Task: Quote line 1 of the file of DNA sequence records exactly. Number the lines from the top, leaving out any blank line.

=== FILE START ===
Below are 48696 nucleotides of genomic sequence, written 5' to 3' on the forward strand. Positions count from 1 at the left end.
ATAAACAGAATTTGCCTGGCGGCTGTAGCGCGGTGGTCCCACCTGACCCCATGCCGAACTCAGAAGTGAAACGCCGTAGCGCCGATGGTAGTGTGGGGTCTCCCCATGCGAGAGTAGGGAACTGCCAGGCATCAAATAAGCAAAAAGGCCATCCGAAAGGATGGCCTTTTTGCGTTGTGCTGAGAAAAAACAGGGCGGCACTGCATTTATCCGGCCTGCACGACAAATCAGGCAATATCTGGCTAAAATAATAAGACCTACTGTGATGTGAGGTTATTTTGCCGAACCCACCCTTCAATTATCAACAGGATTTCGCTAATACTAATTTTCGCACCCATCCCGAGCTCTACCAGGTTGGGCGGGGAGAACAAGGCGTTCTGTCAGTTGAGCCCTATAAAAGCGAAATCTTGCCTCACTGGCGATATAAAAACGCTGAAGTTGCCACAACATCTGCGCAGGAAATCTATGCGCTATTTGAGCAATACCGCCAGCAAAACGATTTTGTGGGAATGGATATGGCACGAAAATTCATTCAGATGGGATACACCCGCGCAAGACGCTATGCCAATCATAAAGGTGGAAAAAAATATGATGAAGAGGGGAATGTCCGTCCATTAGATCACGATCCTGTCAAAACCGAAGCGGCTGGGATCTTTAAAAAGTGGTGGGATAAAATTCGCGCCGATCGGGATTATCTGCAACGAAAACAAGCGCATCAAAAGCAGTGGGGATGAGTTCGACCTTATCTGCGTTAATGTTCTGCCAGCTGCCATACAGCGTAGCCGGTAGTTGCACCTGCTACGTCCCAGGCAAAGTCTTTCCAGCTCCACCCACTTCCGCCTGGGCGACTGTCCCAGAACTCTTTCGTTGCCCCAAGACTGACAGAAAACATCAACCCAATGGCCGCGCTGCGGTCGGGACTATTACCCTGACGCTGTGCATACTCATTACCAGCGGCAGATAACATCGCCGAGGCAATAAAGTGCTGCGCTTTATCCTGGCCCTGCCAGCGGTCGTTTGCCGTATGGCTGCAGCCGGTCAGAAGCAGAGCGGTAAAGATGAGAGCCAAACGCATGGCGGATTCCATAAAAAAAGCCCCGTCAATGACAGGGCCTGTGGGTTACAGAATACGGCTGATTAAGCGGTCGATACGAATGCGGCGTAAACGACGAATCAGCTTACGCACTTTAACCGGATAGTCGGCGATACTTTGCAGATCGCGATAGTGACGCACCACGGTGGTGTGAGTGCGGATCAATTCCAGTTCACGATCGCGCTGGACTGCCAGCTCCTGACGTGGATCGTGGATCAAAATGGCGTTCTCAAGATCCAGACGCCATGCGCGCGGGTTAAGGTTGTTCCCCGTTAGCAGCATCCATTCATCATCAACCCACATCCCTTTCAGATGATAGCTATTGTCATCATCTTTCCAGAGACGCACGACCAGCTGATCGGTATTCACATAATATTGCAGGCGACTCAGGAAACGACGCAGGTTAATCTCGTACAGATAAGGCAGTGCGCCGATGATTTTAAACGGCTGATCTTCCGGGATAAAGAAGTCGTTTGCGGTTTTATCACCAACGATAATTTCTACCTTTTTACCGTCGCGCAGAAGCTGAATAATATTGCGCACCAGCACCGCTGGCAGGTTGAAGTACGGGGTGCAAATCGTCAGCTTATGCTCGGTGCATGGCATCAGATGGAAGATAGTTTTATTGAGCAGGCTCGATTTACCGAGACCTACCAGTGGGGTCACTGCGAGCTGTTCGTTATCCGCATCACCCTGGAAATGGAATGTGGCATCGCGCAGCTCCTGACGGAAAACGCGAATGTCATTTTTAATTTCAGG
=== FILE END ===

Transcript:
Below are 48696 nucleotides of genomic sequence, written 5' to 3' on the forward strand. Positions count from 1 at the left end.